No Veterans of Foreign Wars Need Apply

“As some of the leading presidential candidates trooped before the Veterans of Foreign Wars in Kansas City this week, there was one thing largely missing at the lectern — veterans of foreign wars,” writes Peter Baker in the Washington Post, contrasting this year’s campaign with past election years.

Baker grades both former presidents and current candidates on a steep curve. He writes, “Every president from Harry S. Truman to George H.W. Bush served.” But LBJ, already a congressman, went on investigative missions for FDR, admittedly flying around the South Pacific combat zone. And the nearsighted Ronald Reagan made propaganda films in Los Angeles. He even counts George W. Bush as a veteran on the basis of his Texas Air National Guard service.

As for the current candidates, 

“The torch is being passed to a new generation that’s never worn a uniform,” said Kenneth T. Jackson, a military historian at Columbia University. “It’s a significant change. It means people are now coming of age who are really the post-Vietnam generation.”

But is that really true? The leading Democratic candidates are a woman and a man born in 1961. But John Edwards, born in 1953, Bill Richardson (1947), and Joe Biden (1941) are not “the post-Vietnam generation.” They’re the non-Vietnam generation. A blogger has some more details about the Vietnam records of 2008 candidates here.

As for the Republicans, John McCain famously served, as Baker notes. But Mitt Romney (1947), Rudy Giuliani (1944), Fred Thompson (1942), and Newt Gingrich (1947) are, like their Democratic counterparts, within the age cohorts who went to Vietnam. They weren’t post-Vietnam, just nowhere-near-Vietnam. Mike Huckabee (1955) and Sam Brownback (1956), along with Barack Obama, would seem to the only candidates who are actually from the post-Vietnam generation.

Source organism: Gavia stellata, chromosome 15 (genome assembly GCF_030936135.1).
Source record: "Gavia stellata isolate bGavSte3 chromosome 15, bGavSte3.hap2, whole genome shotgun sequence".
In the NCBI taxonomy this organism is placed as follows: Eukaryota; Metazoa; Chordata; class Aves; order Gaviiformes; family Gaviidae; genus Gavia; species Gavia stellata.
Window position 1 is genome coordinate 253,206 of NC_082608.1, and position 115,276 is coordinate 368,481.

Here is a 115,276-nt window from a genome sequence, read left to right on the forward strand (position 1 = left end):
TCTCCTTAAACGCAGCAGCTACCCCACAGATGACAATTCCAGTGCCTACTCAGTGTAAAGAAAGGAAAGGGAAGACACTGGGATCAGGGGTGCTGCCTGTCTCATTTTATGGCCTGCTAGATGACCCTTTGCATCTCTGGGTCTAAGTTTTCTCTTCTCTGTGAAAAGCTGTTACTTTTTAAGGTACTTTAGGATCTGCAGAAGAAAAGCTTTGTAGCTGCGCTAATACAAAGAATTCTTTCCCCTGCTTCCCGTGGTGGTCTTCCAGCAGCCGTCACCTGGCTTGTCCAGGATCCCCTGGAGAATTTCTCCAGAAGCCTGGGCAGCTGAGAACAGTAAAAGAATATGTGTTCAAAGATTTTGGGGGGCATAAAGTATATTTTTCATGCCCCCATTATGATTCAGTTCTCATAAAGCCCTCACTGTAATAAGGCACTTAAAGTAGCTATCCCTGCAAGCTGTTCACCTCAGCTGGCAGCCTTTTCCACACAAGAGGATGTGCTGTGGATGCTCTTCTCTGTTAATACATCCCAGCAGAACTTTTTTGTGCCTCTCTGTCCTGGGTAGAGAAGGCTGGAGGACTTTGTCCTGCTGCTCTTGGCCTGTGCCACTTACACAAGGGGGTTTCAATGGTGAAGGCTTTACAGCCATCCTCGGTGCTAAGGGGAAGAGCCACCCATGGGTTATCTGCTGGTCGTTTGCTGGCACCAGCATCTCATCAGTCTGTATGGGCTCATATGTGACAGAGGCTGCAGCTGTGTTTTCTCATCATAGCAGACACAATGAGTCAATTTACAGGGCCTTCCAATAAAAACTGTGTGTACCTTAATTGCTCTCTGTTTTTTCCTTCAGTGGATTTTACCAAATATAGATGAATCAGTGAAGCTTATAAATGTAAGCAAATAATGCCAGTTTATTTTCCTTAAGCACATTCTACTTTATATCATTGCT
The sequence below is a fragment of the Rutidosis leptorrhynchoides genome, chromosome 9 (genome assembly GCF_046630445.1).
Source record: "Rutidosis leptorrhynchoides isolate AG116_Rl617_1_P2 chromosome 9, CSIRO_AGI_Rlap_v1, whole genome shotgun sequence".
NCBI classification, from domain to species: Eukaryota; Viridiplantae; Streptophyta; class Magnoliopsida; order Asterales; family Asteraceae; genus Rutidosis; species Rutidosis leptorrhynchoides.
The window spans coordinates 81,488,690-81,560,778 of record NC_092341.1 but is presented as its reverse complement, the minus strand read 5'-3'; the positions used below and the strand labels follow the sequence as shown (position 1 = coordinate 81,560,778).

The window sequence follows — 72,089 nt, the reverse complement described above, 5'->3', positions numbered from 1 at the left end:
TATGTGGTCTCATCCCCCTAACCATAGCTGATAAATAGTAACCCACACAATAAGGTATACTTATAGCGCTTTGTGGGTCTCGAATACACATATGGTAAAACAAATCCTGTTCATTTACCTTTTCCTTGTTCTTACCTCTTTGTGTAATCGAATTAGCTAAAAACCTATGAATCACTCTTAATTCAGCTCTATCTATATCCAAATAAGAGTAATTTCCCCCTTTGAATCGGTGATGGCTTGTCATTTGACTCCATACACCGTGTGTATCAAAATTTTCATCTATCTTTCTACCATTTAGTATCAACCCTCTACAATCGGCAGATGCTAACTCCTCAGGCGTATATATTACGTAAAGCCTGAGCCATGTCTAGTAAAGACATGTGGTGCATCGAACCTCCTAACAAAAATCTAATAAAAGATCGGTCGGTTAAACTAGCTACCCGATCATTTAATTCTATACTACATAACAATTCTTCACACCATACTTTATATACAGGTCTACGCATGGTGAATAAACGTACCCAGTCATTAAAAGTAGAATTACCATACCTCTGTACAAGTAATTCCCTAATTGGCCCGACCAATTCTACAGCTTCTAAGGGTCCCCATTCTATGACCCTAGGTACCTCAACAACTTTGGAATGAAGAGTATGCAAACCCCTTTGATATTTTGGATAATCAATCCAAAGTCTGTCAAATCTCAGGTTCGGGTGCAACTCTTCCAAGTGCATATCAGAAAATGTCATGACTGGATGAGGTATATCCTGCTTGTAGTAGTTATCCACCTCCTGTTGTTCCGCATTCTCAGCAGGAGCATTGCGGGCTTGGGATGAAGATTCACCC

Does this matter? It used to matter to voters. When I asked my parents in the 1960s, about 20 years after the end of World War II, why all the local candidates listed themselves as veterans on all their campaign literature, my mother told me that you’d wonder what was wrong with a man who hadn’t served in “the war.” Today, some worry that military veterans might be more eager to go to war. Historian Jackson sees it differently: “When you have leaders who haven’t gone [to war], I do think it changes the equation a little bit,” he told the Post. “It’s a little bit worrisome. People who have actually been to war … are actually a little less inclined to go to war. Generals know what war’s about, and they’re less enthusiastic to go rocketing off than civilians.”

That reminds me of Robert Heinlein’s novel Starship Troopers, often denounced as militaristic or even fascist, especially by people who have only seen the movie. In the novel, only military veterans were citizens with voting rights. But the basis for that was classical republicanism: that only those who were willing to defend the society, and who by facing combat had come to understand the real meaning of power and war and violence, could be trusted to lead the society.

At the very least, candidates who have never served in a war should have some special humility in urging that other Americans be sent to war.

The Myth of Pre-K

From the Washington Post comes another shoddy mainstream media report on the magical benefits of pre-kindergarten. The only controversy reported in the piece is between those who want universal pre-K and those who just want the program to target the poor. I guess the reporter couldn’t imagine someone having a reasonable argument against government provision of pre-K.

Government pre-K supporters say that it saves money by preparing young children for later schooling. In truth, pre-K costs billions of dollars but returns little benefit. Supporters base their claims on reports that have been proven wrong; they make wild and ungrounded assumptions, elementary mistakes in calculations, and conflate the effects of preschool with other major interventions in the participants’ families that some programs have made.

When we look at actual universal pre-K programs in action in Quebec, Georgia, and Oklahoma, we see that pre-K costs far outweigh the benefits. Indeed, in Quebec researchers found that the program has had a negative effect on some students. And even the good effects fade out as the students move through grade school.

The government school lobby is trying to change the subject and grab some more money on top of the half a trillion dollars it already commands. Pre-K is no substitute for fixing our K-12 education system.